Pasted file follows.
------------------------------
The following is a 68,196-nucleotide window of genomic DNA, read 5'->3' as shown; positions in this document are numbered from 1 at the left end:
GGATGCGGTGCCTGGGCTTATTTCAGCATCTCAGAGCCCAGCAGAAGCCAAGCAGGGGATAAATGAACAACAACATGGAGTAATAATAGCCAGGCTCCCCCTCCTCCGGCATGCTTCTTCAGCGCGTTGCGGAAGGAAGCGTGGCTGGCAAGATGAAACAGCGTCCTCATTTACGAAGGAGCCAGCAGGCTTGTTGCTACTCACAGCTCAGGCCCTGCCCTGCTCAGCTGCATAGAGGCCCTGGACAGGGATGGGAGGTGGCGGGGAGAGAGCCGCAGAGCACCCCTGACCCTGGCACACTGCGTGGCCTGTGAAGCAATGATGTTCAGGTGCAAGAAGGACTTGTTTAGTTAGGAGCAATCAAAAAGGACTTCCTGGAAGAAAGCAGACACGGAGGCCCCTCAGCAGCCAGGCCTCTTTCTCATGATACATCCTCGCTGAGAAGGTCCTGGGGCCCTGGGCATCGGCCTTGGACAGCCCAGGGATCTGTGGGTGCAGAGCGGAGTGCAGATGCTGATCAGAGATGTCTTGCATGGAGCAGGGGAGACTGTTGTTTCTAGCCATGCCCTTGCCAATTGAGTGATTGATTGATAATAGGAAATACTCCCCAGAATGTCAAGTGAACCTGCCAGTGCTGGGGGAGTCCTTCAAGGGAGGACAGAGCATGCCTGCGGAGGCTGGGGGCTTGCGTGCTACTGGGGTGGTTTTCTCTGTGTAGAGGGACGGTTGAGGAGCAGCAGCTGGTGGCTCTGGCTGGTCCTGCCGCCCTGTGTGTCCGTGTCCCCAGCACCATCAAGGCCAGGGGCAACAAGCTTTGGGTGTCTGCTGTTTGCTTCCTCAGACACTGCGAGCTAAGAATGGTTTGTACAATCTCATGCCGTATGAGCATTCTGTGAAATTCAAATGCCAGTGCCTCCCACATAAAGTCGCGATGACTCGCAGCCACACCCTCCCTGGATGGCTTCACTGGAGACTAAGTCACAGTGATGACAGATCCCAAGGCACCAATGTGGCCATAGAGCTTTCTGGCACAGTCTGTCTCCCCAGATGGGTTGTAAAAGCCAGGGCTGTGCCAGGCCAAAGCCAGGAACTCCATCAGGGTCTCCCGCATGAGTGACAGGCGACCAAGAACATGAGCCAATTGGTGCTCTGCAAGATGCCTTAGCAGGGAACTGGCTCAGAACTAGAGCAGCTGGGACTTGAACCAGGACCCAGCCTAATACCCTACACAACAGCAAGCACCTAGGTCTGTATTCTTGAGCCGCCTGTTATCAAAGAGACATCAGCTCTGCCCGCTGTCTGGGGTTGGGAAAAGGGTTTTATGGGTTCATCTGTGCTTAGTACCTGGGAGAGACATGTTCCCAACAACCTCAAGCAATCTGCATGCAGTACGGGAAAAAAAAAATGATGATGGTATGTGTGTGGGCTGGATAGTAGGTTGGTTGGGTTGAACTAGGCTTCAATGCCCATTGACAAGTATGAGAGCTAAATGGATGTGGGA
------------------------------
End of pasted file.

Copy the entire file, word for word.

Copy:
The following is a 68,196-nucleotide window of genomic DNA, read 5'->3' as shown; positions in this document are numbered from 1 at the left end:
GGATGCGGTGCCTGGGCTTATTTCAGCATCTCAGAGCCCAGCAGAAGCCAAGCAGGGGATAAATGAACAACAACATGGAGTAATAATAGCCAGGCTCCCCCTCCTCCGGCATGCTTCTTCAGCGCGTTGCGGAAGGAAGCGTGGCTGGCAAGATGAAACAGCGTCCTCATTTACGAAGGAGCCAGCAGGCTTGTTGCTACTCACAGCTCAGGCCCTGCCCTGCTCAGCTGCATAGAGGCCCTGGACAGGGATGGGAGGTGGCGGGGAGAGAGCCGCAGAGCACCCCTGACCCTGGCACACTGCGTGGCCTGTGAAGCAATGATGTTCAGGTGCAAGAAGGACTTGTTTAGTTAGGAGCAATCAAAAAGGACTTCCTGGAAGAAAGCAGACACGGAGGCCCCTCAGCAGCCAGGCCTCTTTCTCATGATACATCCTCGCTGAGAAGGTCCTGGGGCCCTGGGCATCGGCCTTGGACAGCCCAGGGATCTGTGGGTGCAGAGCGGAGTGCAGATGCTGATCAGAGATGTCTTGCATGGAGCAGGGGAGACTGTTGTTTCTAGCCATGCCCTTGCCAATTGAGTGATTGATTGATAATAGGAAATACTCCCCAGAATGTCAAGTGAACCTGCCAGTGCTGGGGGAGTCCTTCAAGGGAGGACAGAGCATGCCTGCGGAGGCTGGGGGCTTGCGTGCTACTGGGGTGGTTTTCTCTGTGTAGAGGGACGGTTGAGGAGCAGCAGCTGGTGGCTCTGGCTGGTCCTGCCGCCCTGTGTGTCCGTGTCCCCAGCACCATCAAGGCCAGGGGCAACAAGCTTTGGGTGTCTGCTGTTTGCTTCCTCAGACACTGCGAGCTAAGAATGGTTTGTACAATCTCATGCCGTATGAGCATTCTGTGAAATTCAAATGCCAGTGCCTCCCACATAAAGTCGCGATGACTCGCAGCCACACCCTCCCTGGATGGCTTCACTGGAGACTAAGTCACAGTGATGACAGATCCCAAGGCACCAATGTGGCCATAGAGCTTTCTGGCACAGTCTGTCTCCCCAGATGGGTTGTAAAAGCCAGGGCTGTGCCAGGCCAAAGCCAGGAACTCCATCAGGGTCTCCCGCATGAGTGACAGGCGACCAAGAACATGAGCCAATTGGTGCTCTGCAAGATGCCTTAGCAGGGAACTGGCTCAGAACTAGAGCAGCTGGGACTTGAACCAGGACCCAGCCTAATACCCTACACAACAGCAAGCACCTAGGTCTGTATTCTTGAGCCGCCTGTTATCAAAGAGACATCAGCTCTGCCCGCTGTCTGGGGTTGGGAAAAGGGTTTTATGGGTTCATCTGTGCTTAGTACCTGGGAGAGACATGTTCCCAACAACCTCAAGCAATCTGCATGCAGTACGGGAAAAAAAAAATGATGATGGTATGTGTGTGGGCTGGATAGTAGGTTGGTTGGGTTGAACTAGGCTTCAATGCCCATTGACAAGTATGAGAGCTAAATGGATGTGGGA